We started taking incidents from around that time. Like ‘Labhu Ma Scandal’ (character in Bey Yaar) was inspired from conman Ashok Jadeja. My wife is a sculptor, so I have met lots of sculptors and painters. I used to go to the art galleries in Mumbai and was fascinated with all of these artists. I got so many bits from that world. Prabodh Gupta’s character was based on three real-life artists – Subodh Gupta, Julius Meckwan and Bose Krishnamachari. Uday’s character was based on my roommate Uday Mondal, who is now a prominent painter. Jitubhai’s (Played by Darshan Jarivala) alcohol scene was also from my personal experiences.
How do you experiment around the thematic core of the story?
When I create a story, I create characters which are closer to the audience, but I also create a world that they are not familiar with. Like in Munnabhai MBBS, it was a world of doctors and in Omkara it was about the heartlands of UP. We never once thought that the Gujarati audience won’t get this art setup. If the story is good, everyone will get it. We were confident enough to take names of Van Gogh and Picasso.
I create characters which are closer to the audience, but I also create a world that they are not familiar with
How do you bring that world alive?
There were many odds during the release of Bey Yaar. To start with there were only three shows in Mumbai. The following week Haider and Bang Bang were slated for release. But later Bey Yaar picked up through ‘word of mouth’ and picked up so well that in 10 weeks we had 100 shows. And in Gujarat, it was going through the roof. Such was the connect and I believe that the main credit goes to the language. It was the sheer joy of watching your language on the big screen. The language you see on the screen is neither the formal literary Gujarati nor the heavy on diction “Doordarshan” Gujarati. It’s the language that you and I speak; the colloquial dialect. So the emphasis was on the language. I was pretty convinced that the Gujarati spoken in media today like TV, theater, and films is wrong. So if you speak the right language, it’ll surely connect.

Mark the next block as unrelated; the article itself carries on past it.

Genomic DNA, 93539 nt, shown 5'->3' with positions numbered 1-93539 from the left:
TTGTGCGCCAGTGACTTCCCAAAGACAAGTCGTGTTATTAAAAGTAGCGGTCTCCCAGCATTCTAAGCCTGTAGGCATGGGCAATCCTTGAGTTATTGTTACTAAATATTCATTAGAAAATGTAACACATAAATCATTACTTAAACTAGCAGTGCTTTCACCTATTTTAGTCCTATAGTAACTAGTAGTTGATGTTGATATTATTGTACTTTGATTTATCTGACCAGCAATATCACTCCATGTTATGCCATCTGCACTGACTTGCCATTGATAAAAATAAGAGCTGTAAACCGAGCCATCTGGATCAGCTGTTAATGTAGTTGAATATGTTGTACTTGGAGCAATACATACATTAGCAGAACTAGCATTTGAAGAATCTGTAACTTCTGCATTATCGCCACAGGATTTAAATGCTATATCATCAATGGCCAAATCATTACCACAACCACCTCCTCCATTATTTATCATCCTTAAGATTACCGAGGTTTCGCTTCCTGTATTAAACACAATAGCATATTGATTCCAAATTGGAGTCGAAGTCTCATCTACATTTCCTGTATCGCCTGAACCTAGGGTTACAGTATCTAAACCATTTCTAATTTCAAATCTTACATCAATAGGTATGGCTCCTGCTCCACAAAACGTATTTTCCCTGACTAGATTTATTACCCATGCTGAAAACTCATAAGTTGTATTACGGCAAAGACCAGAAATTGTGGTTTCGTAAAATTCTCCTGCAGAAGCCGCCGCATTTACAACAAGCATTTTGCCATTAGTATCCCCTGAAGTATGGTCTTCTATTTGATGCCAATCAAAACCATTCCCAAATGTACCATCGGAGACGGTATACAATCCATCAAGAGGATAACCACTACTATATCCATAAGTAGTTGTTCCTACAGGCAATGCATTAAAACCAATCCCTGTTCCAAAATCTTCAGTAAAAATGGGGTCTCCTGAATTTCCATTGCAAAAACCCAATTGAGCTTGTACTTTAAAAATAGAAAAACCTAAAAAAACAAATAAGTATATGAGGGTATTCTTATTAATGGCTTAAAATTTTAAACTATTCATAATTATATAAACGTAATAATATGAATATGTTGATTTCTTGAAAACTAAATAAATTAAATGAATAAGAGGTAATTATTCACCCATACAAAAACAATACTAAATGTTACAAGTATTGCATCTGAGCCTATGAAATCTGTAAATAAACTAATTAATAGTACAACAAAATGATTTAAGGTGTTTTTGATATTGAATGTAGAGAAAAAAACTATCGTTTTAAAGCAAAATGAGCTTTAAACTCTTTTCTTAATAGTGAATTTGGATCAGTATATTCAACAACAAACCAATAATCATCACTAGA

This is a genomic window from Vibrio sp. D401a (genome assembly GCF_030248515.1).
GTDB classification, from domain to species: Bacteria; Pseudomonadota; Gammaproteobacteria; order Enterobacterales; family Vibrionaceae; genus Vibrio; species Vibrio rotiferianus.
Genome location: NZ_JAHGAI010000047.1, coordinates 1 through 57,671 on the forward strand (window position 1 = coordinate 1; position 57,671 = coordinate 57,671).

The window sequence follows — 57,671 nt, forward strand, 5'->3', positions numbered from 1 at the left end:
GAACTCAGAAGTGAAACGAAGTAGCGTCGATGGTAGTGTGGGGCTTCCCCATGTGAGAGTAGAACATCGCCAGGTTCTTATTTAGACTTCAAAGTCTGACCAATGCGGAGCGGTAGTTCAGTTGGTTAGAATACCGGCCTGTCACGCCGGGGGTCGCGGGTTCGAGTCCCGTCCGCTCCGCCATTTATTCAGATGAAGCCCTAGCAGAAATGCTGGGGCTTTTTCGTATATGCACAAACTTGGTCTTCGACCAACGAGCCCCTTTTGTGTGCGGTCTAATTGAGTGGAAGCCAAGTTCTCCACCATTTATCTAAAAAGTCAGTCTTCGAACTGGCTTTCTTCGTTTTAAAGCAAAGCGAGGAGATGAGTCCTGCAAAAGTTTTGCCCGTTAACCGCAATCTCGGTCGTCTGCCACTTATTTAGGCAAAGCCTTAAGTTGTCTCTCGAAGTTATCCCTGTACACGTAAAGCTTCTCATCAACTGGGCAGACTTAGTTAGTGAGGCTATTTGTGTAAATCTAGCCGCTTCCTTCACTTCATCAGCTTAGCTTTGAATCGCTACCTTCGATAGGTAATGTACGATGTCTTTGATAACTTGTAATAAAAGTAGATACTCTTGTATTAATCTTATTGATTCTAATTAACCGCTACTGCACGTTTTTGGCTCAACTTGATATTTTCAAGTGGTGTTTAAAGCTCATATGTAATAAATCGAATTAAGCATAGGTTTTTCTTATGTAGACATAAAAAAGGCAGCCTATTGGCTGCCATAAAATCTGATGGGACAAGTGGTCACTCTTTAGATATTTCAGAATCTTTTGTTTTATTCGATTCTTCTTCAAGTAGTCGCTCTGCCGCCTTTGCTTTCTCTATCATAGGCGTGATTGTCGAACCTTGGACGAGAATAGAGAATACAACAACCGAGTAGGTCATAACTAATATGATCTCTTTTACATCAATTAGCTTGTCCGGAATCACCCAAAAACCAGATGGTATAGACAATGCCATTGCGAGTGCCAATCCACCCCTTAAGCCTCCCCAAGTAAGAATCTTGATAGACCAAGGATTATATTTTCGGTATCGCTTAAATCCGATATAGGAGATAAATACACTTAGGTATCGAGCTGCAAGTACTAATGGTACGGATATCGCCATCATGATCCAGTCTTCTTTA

How do you make sure that happens apart from the script? Do you go on the sets?
Yes, I do. It was my clear instruction on the sets to use day-to-day diction. I made sure that no one says “Aavyo chhe”, everyone has to say “Aayo chhe”. I enforced so many re-takes only because of those reasons. I was also heavily involved in pre-production. We (Abhishek, Bhavesh and I) had a Facebook group. We went through active discussions on various production aspects. It always felt like a great collaboration. The excitement was that of a bunch of friends trying to make something unforgettable.
It was my clear instruction on the sets to use day-to-day diction
And were you involved in casting as well?
Yes. We used to recommend actor profiles. To give you an example, we had seen Pratik Gandhi in Saumya Joshi’s play and also in Shishir Ramavat’s play Hu Chandrakant Bakshi. We did many personal narrations to actors like Manoj Joshi and Darshan Jarivala. And everyone was on board after the narration. So narration is another key aspect.
Your writing style, is it more organic or planned?
Since I came from a corporate background, I was always skeptical about my writing style. I went through several interviews of all great screenwriters from Charlie Kaufman to Quentin Tarantino to Sriram Raghvan to Anurag Kashyap. So I went through pretty much every material to know about this art. And the process I follow is much like the universal process that everyone follows. There are exceptions, though. Like Anurag Kashyap who finishes an entire script in two days and then improvises on sets. You can afford that luxury if you are as talented as Anurag Kashyap or you’re the director of the film as well.